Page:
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'SoomSafety': How A Real-Life Recall Scare Led A Father To Develop A Free App That Gives Detailed Device Safety Info

Executive Summary

When Charlie Kim and his family was taking care of their sick child Isabella inside their home, tragedy struck. A tracheostomy tube that Isabella depended on to keep her alive failed, leading to complications. Later, Kim wanted to get to the bottom of what happened and was shocked to discover that Isabella's tube had been recalled. "I was thinking, 'Wait – how did we get this if it's on recall?'" he said. That's when Kim became an advocate for patient safety by launching a company called Soom that developed a software platform to help device-makers iron the kinks out of their distribution chains. But beyond that platform, Soom developed the SoomSafety app, which allows users to scan device barcodes to get up-to-date information about the products, including whether they're subject to an ongoing recall.

Isabella Kim was born in 2012 with a rare airway disorder that required her to undergo a string of surgeries. To survive, she relied on a medical device – a tracheostomy tube – to help her breathe.

Because Isabella required long-term care, her family transformed space in their home into a virtual hospital room where she could receive the best possible treatment.

"Many families that come home from the hospital and then need to give that type of care basically bring home a hospital and create a hospital setting in their home," Charlie Kim – Isabella's father – told Medtech Insight in an interview.

In a home-care setting, caregivers must become familiar with "a lot of medical devices, durable medical goods, consumables, pharmaceuticals – all of these things," Kim said. "It’s extremely overwhelming, because you are trained for two or three hours at the hospital, and then you go home, and then basically a distributor comes in and sets up a bunch of medical devices for you to work with and live with. Those devices are very different from what’s in the hospital, so they drop some owner’s manuals on your lap and say, 'Here you go – and good luck.'"

Home-care nurses also traipsed in and out of Kim's home to make sure Isabella received the attention she needed. "It was just like a hospital," he said. "You live in a world where a lot of people and a lot of products keep coming and going.

"You just presume that everything is working and everything is great."

But everything wasn't working as intended. Little did Isabella's family know that one of those products – the very breathing tube that was designed to help keep her alive – would turn out to be an unsafe, recalled product that one day caused her to stop breathing. Isabella was rushed to an emergency room where she was eventually stabilized.

"After everything was OK, my wife and I wanted to figure out what went wrong, because we're both people who like to find a root cause," said Kim, who noted that his daughter is now a healthy, happy 7-year-old. "We eventually figured out several things, but the biggest thing we discovered was that her medical device – the tracheostomy tube – was a device that was recalled and was supposed to be pulled off the shelf. But it wasn't."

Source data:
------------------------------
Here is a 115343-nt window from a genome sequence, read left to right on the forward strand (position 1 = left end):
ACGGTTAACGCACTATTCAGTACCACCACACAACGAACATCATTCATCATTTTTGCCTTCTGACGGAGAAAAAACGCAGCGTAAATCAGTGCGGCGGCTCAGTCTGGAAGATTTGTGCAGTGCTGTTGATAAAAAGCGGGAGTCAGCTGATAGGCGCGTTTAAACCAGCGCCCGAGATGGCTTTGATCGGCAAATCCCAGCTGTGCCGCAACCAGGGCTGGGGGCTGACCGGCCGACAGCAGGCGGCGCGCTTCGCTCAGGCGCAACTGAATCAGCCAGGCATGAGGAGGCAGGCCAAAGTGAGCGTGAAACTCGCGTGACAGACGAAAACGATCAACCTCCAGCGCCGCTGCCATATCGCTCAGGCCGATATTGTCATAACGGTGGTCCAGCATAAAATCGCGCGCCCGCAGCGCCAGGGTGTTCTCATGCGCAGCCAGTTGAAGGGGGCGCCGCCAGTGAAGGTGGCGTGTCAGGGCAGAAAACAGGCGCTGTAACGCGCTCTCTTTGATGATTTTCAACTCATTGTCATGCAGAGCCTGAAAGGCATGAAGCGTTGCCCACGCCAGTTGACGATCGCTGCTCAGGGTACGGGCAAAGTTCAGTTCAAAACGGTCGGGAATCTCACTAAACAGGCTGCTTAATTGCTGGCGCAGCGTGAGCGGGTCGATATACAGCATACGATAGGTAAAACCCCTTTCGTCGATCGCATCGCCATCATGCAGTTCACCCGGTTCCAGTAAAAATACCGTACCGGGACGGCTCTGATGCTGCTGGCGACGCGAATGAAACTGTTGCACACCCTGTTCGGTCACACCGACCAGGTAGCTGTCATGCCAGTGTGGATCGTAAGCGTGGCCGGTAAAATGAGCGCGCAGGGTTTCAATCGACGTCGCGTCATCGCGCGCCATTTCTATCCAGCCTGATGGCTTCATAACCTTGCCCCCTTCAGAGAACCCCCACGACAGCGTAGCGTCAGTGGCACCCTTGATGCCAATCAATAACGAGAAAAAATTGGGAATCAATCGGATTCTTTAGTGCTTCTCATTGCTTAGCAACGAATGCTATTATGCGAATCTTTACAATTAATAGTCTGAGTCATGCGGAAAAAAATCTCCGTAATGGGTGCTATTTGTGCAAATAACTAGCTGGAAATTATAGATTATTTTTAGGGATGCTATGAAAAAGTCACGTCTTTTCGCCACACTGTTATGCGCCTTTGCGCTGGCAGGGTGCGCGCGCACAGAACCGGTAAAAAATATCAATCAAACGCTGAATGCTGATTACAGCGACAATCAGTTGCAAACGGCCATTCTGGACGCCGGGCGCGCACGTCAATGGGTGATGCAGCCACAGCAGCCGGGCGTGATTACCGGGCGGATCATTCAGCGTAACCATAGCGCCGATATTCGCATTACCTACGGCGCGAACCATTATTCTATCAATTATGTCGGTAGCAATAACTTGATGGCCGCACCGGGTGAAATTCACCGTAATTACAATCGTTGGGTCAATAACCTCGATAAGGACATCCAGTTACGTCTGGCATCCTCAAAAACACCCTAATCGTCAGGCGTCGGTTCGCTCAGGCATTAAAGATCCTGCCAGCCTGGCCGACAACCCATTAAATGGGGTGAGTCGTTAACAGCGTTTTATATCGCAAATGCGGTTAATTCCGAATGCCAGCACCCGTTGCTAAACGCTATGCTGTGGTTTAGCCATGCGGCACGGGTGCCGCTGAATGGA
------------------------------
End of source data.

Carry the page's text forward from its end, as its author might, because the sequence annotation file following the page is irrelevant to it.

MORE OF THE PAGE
When you're a home caregiver, "nobody contacts you if there’s a recall on a drug or a medical device that you’re using." – Charlie Kim

Kim said he was shocked that such an important lifesaving device wasn't properly recalled and had made its way into his home-care setting, and ultimately into his daughter's airway.

"I was thinking, 'Wait – how did we get this if it's on recall?'" he said. "After all, you presume that there's not many of these very specialized devices out there in the world."

Kim went on: "We live in a world today where, if our car gets recalled, we see it on the news, we get emails, we get letters. Or, if we buy Brussels sprouts or broccoli, and there's a nationwide recall of those, the stores are contacting us – there's email, there's just incredible amounts of information that say, 'Bring it back or throw it away.'"

But when it comes to medical products, it's a whole different ballgame, as Kim discovered.

When you're a home caregiver, "nobody contacts you if there’s a recall on a drug or a medical device that you’re using," he said. "In reality, when [a medical product] is recalled, there's a certain number of deaths that happen – or something else really bad has to happen – before something is done, and by the time you as the caregiver finally receive that recall information, it can often be too late."

In investigating what went wrong with Isabella's recalled tracheostomy tube, Kim found that the distribution chain for home-care devices can be highly fractured. Such fracturing was to blame for that tube not being promptly pulled from shelves, he said.

The recalled tube "didn’t come directly to me from the manufacturer," Kim said. Instead, "it went from the manufacturer to a distributor, then the distributor gave it to a smaller distributor who then got it to us. It was a very, very fractured distribution chain. It wasn't integrated whatsoever, and it wasn't sophisticated."

He pointed out that in a hospital setting, such a recalled device likely would be quickly captured because hospitals operate under a closed-loop recalls system – something that home caregivers and patients aren't privy to.

That's when Kim knew something had to be done to bridge that gap and ultimately benefit patients that are outside the hospital setting.

"I basically made it my mission to say, 'This should not happen in today’s world,'" he said. "It should not happen because we live in a time with the greatest technology innovations. Data is absolutely prevalent. Internet is everywhere. Why is this happening and why is nobody tackling this problem?"

Soom Launches In 2015